Interstate 80 through Omaha will be widened under a new state plan to plot the course for the metro area’s freeways.
The Nebraska Department of Transportation has completed a major study that outlines $860 million in changes over the next 25 years to Interstates 80, 480 and 680, the Kennedy Freeway, West Dodge Road and the West Dodge elevated expressway.
Most notably, it outlines plans to widen I-80 from four main lanes each way to six lanes through Omaha between I-480 and 680.
The plan targets trouble spots known to local drivers, calls for wholesale interchange redesigns to improve traffic flow and opens the door to signaled on-ramps and driving on the Interstate shoulder.
Major changes would start in five years. The full expansion could happen by 2045.
Here is a breakdown of key changes to Omaha-area Interstates as well as the Kennedy Freeway and West Dodge Road. This list also includes other changes, such as buses being allowed to drive on shoulders.
State highway officials told The World-Herald that the system needs improvements if the Omaha area wants to maintain the travel times it has long valued. Even with widening, highway officials acknowledge they can do only so much to alleviate congestion.
By implementing significant changes, time spent in delayed traffic is still projected to increase 50% by 2040, according to the Metropolitan Area Planning Agency, which cooperated on the study. Without the changes, delays are projected to rise 150%.
“We’re just trying to maintain that reliability,” said Mike Owen, roadway design engineer for the Transportation Department.
The state’s announcement is the second major roads plan for the Omaha area to emerge this year.
Tuesday, the Omaha City Council agreed to put Mayor Jean Stothert’s $200 million street maintenance bond issue to a public vote this May. Stothert envisions the measure as one in a series of bond issues shoring up Omaha’s streets over a 20-year period, potentially to the tune of $800 million before every city street is resurfaced.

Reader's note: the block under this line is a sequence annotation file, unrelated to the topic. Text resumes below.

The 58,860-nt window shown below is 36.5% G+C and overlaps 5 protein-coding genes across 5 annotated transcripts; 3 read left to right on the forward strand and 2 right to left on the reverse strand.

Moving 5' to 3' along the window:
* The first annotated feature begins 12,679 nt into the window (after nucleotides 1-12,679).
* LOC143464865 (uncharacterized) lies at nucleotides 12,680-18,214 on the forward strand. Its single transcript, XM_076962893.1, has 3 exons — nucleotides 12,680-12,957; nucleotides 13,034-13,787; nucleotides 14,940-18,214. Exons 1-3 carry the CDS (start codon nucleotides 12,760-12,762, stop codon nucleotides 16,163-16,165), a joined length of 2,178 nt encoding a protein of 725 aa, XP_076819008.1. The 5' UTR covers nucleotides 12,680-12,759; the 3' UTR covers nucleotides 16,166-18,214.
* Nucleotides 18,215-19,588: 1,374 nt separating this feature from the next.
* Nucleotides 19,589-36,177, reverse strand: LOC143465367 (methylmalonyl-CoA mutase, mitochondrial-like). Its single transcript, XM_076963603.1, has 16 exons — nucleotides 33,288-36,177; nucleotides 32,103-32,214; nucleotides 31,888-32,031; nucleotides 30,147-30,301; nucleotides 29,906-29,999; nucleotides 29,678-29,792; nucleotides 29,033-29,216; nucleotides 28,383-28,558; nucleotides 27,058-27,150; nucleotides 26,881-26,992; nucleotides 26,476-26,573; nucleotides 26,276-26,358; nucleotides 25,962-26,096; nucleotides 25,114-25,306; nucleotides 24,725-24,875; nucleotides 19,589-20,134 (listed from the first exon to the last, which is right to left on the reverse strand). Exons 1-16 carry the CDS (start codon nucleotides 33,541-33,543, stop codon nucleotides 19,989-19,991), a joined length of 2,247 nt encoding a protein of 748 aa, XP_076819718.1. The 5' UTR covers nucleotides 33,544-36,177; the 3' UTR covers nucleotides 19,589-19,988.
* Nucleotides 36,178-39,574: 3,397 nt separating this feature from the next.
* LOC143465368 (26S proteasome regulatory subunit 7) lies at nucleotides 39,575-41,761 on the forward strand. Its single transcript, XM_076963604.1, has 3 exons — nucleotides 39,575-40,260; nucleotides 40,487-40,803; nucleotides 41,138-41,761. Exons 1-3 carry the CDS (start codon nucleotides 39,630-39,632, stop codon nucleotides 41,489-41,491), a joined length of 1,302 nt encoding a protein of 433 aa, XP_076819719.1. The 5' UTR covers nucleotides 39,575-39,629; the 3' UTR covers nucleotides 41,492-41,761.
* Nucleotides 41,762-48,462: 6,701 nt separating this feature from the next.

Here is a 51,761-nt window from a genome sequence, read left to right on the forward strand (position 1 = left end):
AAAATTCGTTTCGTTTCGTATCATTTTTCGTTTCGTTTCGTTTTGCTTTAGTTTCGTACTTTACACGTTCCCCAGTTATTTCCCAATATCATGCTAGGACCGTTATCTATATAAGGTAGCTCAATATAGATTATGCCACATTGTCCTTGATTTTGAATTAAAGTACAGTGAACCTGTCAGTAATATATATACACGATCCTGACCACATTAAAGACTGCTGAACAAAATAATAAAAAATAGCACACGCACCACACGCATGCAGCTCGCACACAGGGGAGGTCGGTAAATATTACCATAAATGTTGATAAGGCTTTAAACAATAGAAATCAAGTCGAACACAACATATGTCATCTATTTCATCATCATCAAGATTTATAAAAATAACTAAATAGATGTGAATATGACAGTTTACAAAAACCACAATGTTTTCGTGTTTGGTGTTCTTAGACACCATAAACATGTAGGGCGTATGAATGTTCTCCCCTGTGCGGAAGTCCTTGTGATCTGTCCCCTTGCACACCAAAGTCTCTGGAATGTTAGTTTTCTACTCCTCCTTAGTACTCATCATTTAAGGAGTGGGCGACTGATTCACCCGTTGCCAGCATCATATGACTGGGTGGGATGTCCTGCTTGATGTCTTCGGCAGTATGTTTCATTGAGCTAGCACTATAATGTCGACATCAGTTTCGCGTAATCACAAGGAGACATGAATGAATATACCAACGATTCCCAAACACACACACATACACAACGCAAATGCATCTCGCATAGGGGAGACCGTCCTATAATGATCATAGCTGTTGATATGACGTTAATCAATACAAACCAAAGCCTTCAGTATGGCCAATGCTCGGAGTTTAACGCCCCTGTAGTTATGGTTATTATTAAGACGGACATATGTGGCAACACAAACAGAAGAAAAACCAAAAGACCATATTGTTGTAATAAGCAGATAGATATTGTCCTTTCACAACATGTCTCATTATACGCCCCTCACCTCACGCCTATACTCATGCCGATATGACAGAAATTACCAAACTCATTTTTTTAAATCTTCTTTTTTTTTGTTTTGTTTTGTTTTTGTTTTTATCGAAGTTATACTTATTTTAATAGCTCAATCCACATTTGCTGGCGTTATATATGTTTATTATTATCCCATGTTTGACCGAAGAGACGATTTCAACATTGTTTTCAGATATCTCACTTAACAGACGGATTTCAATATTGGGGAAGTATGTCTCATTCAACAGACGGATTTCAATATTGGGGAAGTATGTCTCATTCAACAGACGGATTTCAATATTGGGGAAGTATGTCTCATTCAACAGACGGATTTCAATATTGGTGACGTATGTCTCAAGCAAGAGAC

Even without future city bond issues, the two efforts would put more than $1 billion into metro area road construction.
Unlike Stothert’s plan — which would require a property tax increase in the city of Omaha — state officials say they can fund the highway projects with existing revenue streams.
Owen said the department is prepared to initially put $25 million a year into the effort, targeting construction to begin in 2025. Officials said they need time to design projects and buy right of way.
The study recommends a series of 13 major projects to start between 2025 and 2030:
I-80 westbound near 42nd Street:
- I-80 westbound would add a lane from the I-80/I-480/Kennedy Freeway interchange to 42nd Street. In addition, I-480 would add one lane in each direction from I-80 to Harney Street.
I-680 and the West Dodge Road interchange:
- I-680 northbound and southbound would add a lane around Pacific Street. The turn from I-680 to westbound West Dodge Road also would be reconfigured.
I-80 westbound in southwest Omaha:
- The Interstate would add a lane at a pinch point between Q Street and Giles Road.
West Dodge Road:
- One new lane westbound from 132nd to 144th Streets and one new lane eastbound from 132nd to 137th Streets.